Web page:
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10 Ways to Be an Agent’s Dream Client

10 Ways to Be an Agent’s Dream Client

Pilot season is also the season of agency mayhem. Chances are, this pilot season your agent is completely swamped with phone calls, meetings, appointments, client crises, and general chaos.

Good news: There is a way for you to stand out like the shiny, sparkling, and talented actor that you are. You can be your agent’s dream client! By doing this, you will strengthen your rapport with your agent and enhance your reputation in the industry…which will lead to more opportunities and more bookings. Being your agent’s dream is a win-win-win.

With years of experience as an actor, educator, and Los Angeles talent showcase producer, I can vouch for the following actions, which when taken by actors, most definitely turn them into dream clients:

1. Always be reachable, within an hour, by phone, text, or email. Sometimes auditions come in the night before or even the morning of. Your agent is juggling tons of other clients and appointments. Be reachable! Respond right away. Nothing is more stressful to an agent than having to track down an actor for a big opportunity or appointment that s/he fought for all morning. Remember, your agent’s name is on the line, too. When you are professional and timely in your responses, it makes your agent look good. When you are immediately accessible, everyone wins.

2. Confirm your auditions immediately. Like, right away. As soon as you see that email or that text, confirm your audition in the way that your agent has requested. This makes things so much easier for both your agent and for casting. Once your agent knows you are confirmed s/he can have a peace of mind and, importantly, move on to getting you that next audition.

3. Save the logistical questions for Siri. Kidding, but not. Often, we overlook important details about location/parking in our audition breakdowns because we are so dang excited that we got an audition! Read the audition instructions carefully. The parking information is almost always included, as is any information about how to enter the building (specific gates, etc.). Map out the route to your audition on your own. (If you don’t have a GPS, invest in one.) Only ask your agent questions about the location of your audition when you are 100 percent certain that you don’t have the information you need. 

4. Commit to your audition time. Unless there is a dire emergency, be there when you said you would. Casting directors have specific/calculated methods for calling in actors, and you are usually given a time for a very specific reason. You could be reading with another actor with whom you have been specifically paired. You could be auditioning when a certain producer is going to be in the room. You don’t want to miss the opportunity to read with, and for, the individuals that you are meant to.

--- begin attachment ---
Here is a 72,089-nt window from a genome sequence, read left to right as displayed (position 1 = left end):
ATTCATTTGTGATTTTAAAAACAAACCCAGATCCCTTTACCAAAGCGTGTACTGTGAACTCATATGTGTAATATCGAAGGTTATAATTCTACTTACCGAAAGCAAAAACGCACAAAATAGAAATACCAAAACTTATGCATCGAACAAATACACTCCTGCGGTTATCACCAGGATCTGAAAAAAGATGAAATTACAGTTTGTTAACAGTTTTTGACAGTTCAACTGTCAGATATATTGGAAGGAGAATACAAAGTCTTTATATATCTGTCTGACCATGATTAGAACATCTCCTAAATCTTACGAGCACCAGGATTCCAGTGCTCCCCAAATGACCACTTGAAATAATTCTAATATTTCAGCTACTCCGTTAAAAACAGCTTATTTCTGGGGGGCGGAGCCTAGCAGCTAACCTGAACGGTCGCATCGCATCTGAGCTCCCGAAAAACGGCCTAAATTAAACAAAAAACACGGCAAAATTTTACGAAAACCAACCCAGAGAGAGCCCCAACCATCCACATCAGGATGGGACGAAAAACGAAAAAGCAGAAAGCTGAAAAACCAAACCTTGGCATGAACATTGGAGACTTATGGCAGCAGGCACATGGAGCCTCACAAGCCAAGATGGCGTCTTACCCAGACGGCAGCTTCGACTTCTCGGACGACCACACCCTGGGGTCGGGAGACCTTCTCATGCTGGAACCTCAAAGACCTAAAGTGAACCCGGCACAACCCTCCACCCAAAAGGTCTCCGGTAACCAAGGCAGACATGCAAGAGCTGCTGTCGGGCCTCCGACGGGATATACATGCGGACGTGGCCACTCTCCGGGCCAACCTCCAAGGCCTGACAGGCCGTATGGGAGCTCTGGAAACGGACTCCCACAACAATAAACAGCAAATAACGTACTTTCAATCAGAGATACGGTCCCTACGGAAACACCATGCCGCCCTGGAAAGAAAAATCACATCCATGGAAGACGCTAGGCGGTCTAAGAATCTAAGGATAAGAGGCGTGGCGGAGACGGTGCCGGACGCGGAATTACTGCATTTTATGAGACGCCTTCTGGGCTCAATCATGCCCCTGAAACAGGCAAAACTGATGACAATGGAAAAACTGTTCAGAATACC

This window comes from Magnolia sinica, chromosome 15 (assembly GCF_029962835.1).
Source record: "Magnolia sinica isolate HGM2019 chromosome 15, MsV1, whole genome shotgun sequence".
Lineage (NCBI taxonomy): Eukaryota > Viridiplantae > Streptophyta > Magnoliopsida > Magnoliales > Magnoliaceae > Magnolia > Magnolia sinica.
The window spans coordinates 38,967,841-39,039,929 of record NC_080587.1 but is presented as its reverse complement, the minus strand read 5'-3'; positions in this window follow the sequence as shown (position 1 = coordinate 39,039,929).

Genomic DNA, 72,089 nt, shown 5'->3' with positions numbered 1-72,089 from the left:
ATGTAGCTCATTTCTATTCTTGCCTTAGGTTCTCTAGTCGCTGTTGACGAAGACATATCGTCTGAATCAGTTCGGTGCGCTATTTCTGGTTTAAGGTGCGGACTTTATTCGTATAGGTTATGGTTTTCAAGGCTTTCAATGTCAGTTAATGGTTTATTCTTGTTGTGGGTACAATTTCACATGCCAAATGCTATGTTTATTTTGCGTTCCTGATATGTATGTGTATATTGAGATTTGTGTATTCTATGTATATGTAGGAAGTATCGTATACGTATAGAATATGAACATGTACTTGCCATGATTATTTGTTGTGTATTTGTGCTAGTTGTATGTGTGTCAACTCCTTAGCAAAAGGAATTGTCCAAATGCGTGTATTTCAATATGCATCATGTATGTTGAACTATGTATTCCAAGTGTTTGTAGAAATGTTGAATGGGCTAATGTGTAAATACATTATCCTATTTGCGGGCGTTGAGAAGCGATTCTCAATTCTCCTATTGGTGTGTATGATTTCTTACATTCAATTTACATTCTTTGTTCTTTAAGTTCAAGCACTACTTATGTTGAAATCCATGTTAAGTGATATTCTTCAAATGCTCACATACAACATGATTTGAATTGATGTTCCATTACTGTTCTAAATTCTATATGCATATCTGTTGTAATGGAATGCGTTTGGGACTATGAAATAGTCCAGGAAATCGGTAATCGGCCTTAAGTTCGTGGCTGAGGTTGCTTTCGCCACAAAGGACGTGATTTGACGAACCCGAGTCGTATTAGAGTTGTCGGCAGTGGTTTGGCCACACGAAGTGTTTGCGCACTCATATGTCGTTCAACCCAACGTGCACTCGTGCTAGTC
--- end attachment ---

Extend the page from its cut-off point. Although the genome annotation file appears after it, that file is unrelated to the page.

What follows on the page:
5. Arrive at least 15 minutes early. Twenty-five minutes early if you are going to a studio lot, where you will be expected to show your ID, walk through security, find the building on a giant lot, etc. You want time to find the office, sign in, use the bathroom, and relax for a moment before your audition. Also, again, by arriving on time (which means arriving early), you are also making your agent look good!

Also, obviously, don’t miss auditions. 

6. Keep your materials and profiles up to date. Make sure that you continually update all of your online profiles with bookings and that you are updating your demo reel(s) at least once a year—ideally, more frequently. Check in with your agent to see if your headshots are working well; if they aren’t, set up a meeting with your agent, and come up with a new strategy for headshots together. Keeping those materials fresh will help your agent tremendously.

7. Be kind and professional. This goes without saying, but who you are out in the world—whether it be in the supermarket or in the audition waiting room—not only impacts your professional life but also impacts your agent’s. Be polite. You never know who is standing behind you in the checkout line, or who is doing her mascara next to you in the casting office bathroom (often the casting director).

8. Give lots of notice when booking out. Going on vacation this year? Nice. Booked an independent film through your own professional connections? Amazing. Be sure to tell your agent, too—and with plenty of notice. 

9. Get clear on preferred methods of communication. You are going to have questions, and you are going to be in communication with your agent on a regular basis. You should feel comfortable reaching out when you need to. It’s best to ask your agent directly how often and through what means they want to be contacted: phone call, email, or text. Do it their way! 

10. Stay in class. A sharp, prepared actor is a booking actor. I have had students at my Los Angeles acting school stop attending, and upon their return to class almost immediately book a great job. Stay in class; it pays off!

Overall, enjoy the process of working with your agent to build your fantastic career. By being reliable, reachable, and prepared, you are continually building your reputation as the fabulous, talented, professional actor that you are. Good luck out there!

Like this advice? Check out more from our Backstage Experts!

Mae Ross is an acting teacher and Backstage Expert. For more information, check out Ross’s full bio!

The views expressed in this article are solely that of the individual(s) providing them,
and do not necessarily reflect the opinions of Backstage or its staff. 

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